Screened as a part of Nightstream. More information can be found at the Nightstream website. Thank you to Nightstream and all the festivals involved for providing Bloody Good Horror access to their lineup.
Over the last decade there’s been a major wave of wildly entertaining genre films from a place that might seem surprising - Indonesia. Queen of Black Magic continues that wave as director Kimo Stamboal (Headshot, Macabre) and writer Joko Anwar (Satan’s Slaves) loosely remake a 1981 Indonesian occult horror film for a slow burn that builds to a splattery good time.
Upon receiving word that the patriarch of the orphanage he grew up in is dying, Hanif (Ario Bayu) brings his wife and children to the orphanage for a kind of homecoming. The current crop of orphans are away on a trip at the time, but the family is joined by some of Hanif’s old friends and a couple of older orphans who help run the place. There’s also a mysterious locked door behind which, according to legend, a former orphanage worker/practitioner of the dark arts was imprisoned and died. Before long it becomes abundantly clear that some supernatural force is hellbent on bloody vengeance for a long-buried secret from the past.
Queen of Black Magic can best be described as a good old fashioned gross out movie. It trades the practical effects for better-than-you’d-expect CGI, but otherwise what you get here wouldn’t be out of place in an Italian flick from 1976 or a VHS video nasty of the 80s. There’s self-mutilation, decapitation, subdermal centipedes, nauseating skin disorders, projectile vomiting, wooly caterpillar munching, grievous bodily harm with a staple gun, and small children in an amount of peril you’d never see in an American movie. By the time the third act rolls around, a Cenobite could come strolling into the background and not look out of place.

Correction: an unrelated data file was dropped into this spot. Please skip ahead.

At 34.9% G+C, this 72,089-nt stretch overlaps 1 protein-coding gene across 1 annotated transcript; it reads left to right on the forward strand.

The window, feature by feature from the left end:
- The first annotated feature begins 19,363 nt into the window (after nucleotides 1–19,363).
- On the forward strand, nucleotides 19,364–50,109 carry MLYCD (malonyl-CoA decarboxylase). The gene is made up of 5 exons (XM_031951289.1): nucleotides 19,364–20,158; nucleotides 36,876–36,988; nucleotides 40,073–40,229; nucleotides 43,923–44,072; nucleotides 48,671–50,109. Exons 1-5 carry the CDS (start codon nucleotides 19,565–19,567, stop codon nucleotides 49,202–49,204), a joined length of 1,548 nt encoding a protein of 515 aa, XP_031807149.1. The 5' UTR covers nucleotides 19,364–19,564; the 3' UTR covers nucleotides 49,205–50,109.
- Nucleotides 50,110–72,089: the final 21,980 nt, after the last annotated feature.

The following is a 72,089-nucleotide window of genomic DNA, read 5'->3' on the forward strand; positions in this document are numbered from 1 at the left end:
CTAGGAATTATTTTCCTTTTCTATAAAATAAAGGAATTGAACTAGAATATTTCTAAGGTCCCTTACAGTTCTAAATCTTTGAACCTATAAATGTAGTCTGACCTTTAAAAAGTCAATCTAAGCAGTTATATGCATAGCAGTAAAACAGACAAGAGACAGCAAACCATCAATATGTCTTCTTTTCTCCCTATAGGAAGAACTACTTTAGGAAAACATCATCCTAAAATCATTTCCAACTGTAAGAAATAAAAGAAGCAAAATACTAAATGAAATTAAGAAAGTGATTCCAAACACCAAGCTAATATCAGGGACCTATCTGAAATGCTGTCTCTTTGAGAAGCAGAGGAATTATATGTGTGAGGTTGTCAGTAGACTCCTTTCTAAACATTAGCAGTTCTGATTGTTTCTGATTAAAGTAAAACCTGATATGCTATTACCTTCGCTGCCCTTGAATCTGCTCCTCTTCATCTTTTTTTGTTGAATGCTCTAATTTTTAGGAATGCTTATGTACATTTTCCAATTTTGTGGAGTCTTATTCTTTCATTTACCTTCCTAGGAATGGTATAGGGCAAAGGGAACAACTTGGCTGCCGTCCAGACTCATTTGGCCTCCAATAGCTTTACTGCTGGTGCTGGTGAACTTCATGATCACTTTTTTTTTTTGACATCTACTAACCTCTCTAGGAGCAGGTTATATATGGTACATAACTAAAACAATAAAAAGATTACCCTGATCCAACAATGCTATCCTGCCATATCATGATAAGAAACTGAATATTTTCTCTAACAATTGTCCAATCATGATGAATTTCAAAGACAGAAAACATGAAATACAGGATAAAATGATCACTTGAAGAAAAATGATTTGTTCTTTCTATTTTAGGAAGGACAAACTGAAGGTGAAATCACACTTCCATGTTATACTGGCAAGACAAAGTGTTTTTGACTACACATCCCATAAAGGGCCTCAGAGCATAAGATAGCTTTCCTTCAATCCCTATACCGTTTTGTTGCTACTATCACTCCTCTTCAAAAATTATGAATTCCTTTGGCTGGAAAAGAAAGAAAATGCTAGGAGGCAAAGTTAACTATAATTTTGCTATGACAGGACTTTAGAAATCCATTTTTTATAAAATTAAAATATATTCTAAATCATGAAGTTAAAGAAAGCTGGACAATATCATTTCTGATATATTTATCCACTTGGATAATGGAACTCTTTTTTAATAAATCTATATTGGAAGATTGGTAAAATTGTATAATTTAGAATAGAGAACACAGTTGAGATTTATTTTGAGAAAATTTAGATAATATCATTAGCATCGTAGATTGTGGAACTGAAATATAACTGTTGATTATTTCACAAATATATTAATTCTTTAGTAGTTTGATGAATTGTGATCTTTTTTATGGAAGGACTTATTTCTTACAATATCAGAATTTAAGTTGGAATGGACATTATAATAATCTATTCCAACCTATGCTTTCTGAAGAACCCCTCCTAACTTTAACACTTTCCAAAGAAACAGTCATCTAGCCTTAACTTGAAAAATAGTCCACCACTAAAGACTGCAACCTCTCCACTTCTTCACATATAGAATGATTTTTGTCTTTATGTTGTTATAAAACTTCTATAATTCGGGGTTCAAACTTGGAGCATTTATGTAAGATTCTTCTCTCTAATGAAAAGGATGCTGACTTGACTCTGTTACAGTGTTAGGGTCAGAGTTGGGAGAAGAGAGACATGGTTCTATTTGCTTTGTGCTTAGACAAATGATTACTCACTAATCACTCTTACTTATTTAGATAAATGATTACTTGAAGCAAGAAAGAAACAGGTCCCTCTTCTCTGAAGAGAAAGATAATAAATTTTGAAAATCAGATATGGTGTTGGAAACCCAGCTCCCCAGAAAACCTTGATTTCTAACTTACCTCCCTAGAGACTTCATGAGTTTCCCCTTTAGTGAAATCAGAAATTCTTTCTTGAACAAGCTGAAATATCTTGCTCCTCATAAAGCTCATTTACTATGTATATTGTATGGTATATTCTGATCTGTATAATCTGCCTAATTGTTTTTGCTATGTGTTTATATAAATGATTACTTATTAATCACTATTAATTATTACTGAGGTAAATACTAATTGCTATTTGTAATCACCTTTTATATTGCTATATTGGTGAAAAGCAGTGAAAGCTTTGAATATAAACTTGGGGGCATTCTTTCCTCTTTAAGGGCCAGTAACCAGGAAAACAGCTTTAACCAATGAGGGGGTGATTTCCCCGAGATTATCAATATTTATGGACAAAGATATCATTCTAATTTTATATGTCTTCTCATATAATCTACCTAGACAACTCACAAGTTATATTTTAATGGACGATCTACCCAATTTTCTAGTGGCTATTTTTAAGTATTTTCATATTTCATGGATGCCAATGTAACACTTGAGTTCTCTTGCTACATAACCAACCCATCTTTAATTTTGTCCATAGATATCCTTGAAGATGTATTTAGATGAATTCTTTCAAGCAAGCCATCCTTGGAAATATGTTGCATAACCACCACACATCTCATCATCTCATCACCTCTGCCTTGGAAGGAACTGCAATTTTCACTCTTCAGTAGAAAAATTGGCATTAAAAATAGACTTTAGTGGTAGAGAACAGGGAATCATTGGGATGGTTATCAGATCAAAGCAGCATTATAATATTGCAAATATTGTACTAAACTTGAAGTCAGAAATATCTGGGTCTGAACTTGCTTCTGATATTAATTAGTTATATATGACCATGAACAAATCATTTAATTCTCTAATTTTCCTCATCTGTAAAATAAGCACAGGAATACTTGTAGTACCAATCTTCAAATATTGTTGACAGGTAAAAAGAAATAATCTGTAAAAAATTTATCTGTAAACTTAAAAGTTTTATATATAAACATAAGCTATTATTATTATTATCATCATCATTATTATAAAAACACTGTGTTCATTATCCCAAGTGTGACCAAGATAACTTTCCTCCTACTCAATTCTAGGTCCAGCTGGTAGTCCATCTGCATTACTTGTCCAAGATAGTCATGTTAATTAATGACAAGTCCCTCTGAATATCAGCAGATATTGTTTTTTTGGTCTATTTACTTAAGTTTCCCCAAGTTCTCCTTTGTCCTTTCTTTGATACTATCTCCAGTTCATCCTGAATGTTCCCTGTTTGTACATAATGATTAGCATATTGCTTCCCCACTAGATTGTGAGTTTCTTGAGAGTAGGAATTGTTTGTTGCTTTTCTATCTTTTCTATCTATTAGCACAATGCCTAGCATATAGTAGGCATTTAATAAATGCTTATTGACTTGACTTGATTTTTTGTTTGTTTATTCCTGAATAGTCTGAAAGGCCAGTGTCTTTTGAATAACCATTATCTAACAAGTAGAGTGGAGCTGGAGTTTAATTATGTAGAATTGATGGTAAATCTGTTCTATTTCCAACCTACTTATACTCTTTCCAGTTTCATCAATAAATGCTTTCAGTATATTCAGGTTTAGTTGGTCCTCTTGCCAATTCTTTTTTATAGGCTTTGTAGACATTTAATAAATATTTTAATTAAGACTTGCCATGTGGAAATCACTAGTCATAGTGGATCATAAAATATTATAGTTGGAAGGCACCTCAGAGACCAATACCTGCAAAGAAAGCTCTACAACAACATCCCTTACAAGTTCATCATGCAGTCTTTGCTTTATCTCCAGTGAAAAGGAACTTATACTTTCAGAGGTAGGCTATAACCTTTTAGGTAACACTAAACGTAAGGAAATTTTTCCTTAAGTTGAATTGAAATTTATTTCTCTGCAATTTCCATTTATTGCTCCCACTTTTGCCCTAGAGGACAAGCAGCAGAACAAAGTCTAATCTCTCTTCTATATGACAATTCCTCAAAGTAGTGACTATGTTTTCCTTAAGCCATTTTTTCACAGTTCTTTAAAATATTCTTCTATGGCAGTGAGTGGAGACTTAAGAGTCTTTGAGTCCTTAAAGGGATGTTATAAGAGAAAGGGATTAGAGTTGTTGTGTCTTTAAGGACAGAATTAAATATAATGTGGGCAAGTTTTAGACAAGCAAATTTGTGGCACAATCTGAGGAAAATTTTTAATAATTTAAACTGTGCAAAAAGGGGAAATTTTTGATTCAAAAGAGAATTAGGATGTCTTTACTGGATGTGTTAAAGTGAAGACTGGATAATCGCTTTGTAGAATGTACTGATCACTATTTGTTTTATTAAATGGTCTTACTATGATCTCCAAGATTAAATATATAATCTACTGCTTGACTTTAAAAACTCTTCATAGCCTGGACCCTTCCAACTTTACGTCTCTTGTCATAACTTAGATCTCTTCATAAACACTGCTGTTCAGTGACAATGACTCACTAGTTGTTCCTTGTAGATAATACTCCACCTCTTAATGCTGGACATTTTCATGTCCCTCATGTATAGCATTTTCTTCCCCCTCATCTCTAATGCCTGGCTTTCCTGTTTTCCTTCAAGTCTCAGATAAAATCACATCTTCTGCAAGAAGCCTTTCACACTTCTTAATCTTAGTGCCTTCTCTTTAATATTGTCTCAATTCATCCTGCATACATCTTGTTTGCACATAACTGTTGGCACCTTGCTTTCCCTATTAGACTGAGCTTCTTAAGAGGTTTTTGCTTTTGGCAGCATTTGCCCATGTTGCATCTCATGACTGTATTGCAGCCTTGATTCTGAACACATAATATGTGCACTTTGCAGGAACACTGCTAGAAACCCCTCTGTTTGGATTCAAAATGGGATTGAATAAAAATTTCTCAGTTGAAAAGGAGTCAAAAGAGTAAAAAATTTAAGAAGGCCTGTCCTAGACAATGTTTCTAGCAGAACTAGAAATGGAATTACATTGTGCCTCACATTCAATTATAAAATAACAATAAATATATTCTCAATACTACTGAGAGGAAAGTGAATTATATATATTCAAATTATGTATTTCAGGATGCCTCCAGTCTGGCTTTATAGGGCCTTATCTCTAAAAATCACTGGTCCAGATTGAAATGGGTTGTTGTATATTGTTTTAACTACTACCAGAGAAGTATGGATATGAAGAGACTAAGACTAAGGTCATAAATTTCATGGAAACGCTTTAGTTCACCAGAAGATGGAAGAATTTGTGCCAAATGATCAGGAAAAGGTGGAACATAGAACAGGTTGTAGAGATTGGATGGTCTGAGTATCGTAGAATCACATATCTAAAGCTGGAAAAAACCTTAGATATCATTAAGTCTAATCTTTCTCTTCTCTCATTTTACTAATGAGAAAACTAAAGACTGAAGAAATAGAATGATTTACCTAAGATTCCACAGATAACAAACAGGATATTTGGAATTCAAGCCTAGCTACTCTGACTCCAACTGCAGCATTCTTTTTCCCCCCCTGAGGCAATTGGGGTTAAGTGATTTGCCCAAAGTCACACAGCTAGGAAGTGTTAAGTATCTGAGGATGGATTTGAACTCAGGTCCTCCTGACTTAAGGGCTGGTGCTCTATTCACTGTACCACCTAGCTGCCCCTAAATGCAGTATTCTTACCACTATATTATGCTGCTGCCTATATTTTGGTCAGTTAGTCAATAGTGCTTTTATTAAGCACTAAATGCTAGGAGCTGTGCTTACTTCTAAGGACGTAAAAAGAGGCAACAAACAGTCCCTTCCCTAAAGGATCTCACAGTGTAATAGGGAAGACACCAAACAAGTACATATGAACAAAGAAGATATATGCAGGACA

So does the story add up? Not really. Are there so many characters that you might need to break out the red-string-and-photograph wall to keep track of who’s who? You bet. Do multiple secondary characters literally get forgotten in the back of the car for an alarming amount of time? Sure do. Does the big climactic show-down at the end wrap up so quickly that you’d think the movie is double parked outside? You’ll see. Enjoying Queen of Black Magic involves a certain amount of hand-waving and answering most logical questions with “a witch did it.” What the witch does though, is pretty fun to watch. The story isn’t that far off from what you’d get at a haunt attraction and the movie operates on the same principle. It exists mostly as an excuse to string a bunch of set pieces together and the good news is that it delivers quite well on those. This is a movie that would probably play gangbusters to a shrieking, squirming, grossed-out crowd.
Screened as part of the 2020 Nightstream virtual film festival.